●        Joint stiffness and a loss in the range of motion of the shoulder. If you are experiencing severe shoulder arthritis, the pain and stiffness may ultimately limit your hand movement.

●        Shoulders may "lock" or make a cracking, clicking, or grinding sound with movement due to the irregular surface of cartilages.

Hip Arthritis

Like the shoulders, the hip joint is characterized by the ball-like end of the thigh bone fitting into the pelvic (hip) bone socket. The hip joints are most commonly affected by osteoarthritis, a condition in which the cartilage tissue of the hip's ball-and-socket joint wears away due to inflammation or injury. While the exact cause of hip arthritis is unknown, possible risk factors may include the following:

●        Injury and old age, causing wear and tear of bone and cartilage.

●        Obesity or activities that put extra pressure on the hip joints.

●        Underdeveloped hip joints.

●        Hip arthritis may also be a direct consequence of genetic traits that lead to defective cartilage.

So how will you know if you have hip arthritis?

Like any other form of arthritis, symptoms may differ from person to person, but you can look out for the following most common symptoms of arthritis in the hip joint:

●        Pain in the thighs, groin, knees, or buttock.

●        Stiffness in the hips, most often felt after getting out of bed or sitting for a prolonged period.

●        Pain in the hip joint which can be a dull ache or a sharp and stabbing pain.

●        Difficulty in moving the hip and the inability to perform even the simplest movement such as bending.

●        A crunching or creaking sound (like bone rubbing against bone) in the hip joint with the slightest movement.

Arthritis in Fingers

The joints in your hands and fingers work like a well-lubricated machine that eases even the simplest of tasks such as holding a pen or typing on a computer keyboard. However, these small joints, especially the ones in your fingers, are quite delicate. So what can we do if they stop working the way we want to and instead, ache and swell up? 

The fingers are most commonly affected by three types of arthritis.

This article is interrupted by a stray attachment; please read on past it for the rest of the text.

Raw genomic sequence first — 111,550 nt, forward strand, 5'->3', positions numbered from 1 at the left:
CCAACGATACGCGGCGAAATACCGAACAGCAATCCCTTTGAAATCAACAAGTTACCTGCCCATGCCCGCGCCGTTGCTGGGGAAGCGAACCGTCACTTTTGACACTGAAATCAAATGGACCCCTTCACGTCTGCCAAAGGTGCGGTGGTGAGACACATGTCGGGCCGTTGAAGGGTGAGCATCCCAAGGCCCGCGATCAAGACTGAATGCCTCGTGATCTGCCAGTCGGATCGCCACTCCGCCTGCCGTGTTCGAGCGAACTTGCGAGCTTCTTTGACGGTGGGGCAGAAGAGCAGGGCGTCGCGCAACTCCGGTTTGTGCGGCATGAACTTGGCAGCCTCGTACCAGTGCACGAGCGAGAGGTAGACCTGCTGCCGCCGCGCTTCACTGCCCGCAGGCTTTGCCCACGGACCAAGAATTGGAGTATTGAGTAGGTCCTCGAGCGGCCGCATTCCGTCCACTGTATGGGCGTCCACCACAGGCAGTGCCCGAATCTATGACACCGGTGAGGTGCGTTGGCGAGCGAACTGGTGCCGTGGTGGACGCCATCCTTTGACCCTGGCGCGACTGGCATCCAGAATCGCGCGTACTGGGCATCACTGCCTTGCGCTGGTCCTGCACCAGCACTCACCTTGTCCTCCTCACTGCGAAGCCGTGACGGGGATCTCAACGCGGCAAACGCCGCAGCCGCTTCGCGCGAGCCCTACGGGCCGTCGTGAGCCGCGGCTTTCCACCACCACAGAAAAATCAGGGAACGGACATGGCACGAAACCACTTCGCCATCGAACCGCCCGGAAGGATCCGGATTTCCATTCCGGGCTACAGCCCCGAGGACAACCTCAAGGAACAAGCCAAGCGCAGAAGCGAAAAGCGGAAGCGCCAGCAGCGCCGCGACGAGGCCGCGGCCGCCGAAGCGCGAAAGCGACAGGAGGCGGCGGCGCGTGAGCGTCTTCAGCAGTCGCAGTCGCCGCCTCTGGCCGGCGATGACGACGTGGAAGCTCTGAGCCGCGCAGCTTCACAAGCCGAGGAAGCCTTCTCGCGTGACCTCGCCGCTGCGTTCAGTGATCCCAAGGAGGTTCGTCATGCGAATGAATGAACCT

●        The first type, osteoarthritis, is when the cartilage in the finger joints wear and tear away gradually to expose the bare bone surface. The hand has many joints, but the most common joints in the fingers affected by osteoarthritis are the knuckles of the middle finger and the fingertip and the joint located at the base of the thumb.

●        The next most frequently occurring finger arthritis falls under the rheumatoid category resulting from a systemic autoimmune reaction. The most commonly affected finger joint is the knuckles situated at the base of the fingers. In this type, the soft tissue surrounding the joints are inflamed.

●        Another more common cause of finger arthritis is gout or uric acid crystals in the joints. Besides the finger joints, the big toe can also be severely affected by gout.

Arthritis in Neck

Most of us adults have experienced mild to throbbing neck pain with stiffness. While neck pain can result from many things, the most common cause is arthritis of the neck. It is a widespread occurrence and is seen in almost 85% of adults above 60. Neck arthritis is the consequence of the joints and discs in the neck (cervical spine) wearing and tearing with age, resulting in pain and stiffness. But guess what? Such degenerative changes of the spine are common and occur in every aging individual. Moreover, a lot of middle-aged and older people do not even experience any painful symptoms. But if you experience any one or more of the following symptoms, you are likely suffering from neck arthritis and need treatment.

●        Muscle spasms in the shoulders and neck

●        Headaches

●        Popping or grinding noise with neck movement

●        Loss of balance, difficulty walking, or weakness in the legs, arms, and fingers

Gonococcal Arthritis

A relatively rare type of arthritis is gonococcal arthritis, a complication of the sexually transmitted disease gonorrhea. Gonococcal arthritis is most commonly caused by untreated gonorrhea and mostly affects young adults and teens. While unprotected sexual contact is the most prevalent cause of gonorrhea, the disease can also affect babies who may contract it from their mothers during childbirth. Gonococcal arthritis can affect many joints in the body, including those of the knees, ankles, wrists, elbows, and in rare cases, joints of the head and trunk.

In most cases, gonococcal arthritis shows no clinical symptoms, and the patient may be unaware of being afflicted with the disease. But common symptoms, if present, include the following:

●        Difficulty feeding, irritability, fever, crying, and spontaneous limb movement (in infants)

●        Swollen and red joints

●        Painful and tender joints that get worse with movement

●        Skin lesions

●        Fever and chills

●        Limited range of movement

Arthritis in Legs

Have you ever imagined the amount of stress your legs and feet have to bear? Yes, almost your entire body weight! Naturally, the legs are quite prone to developing arthritis due to the sheer burden they carry.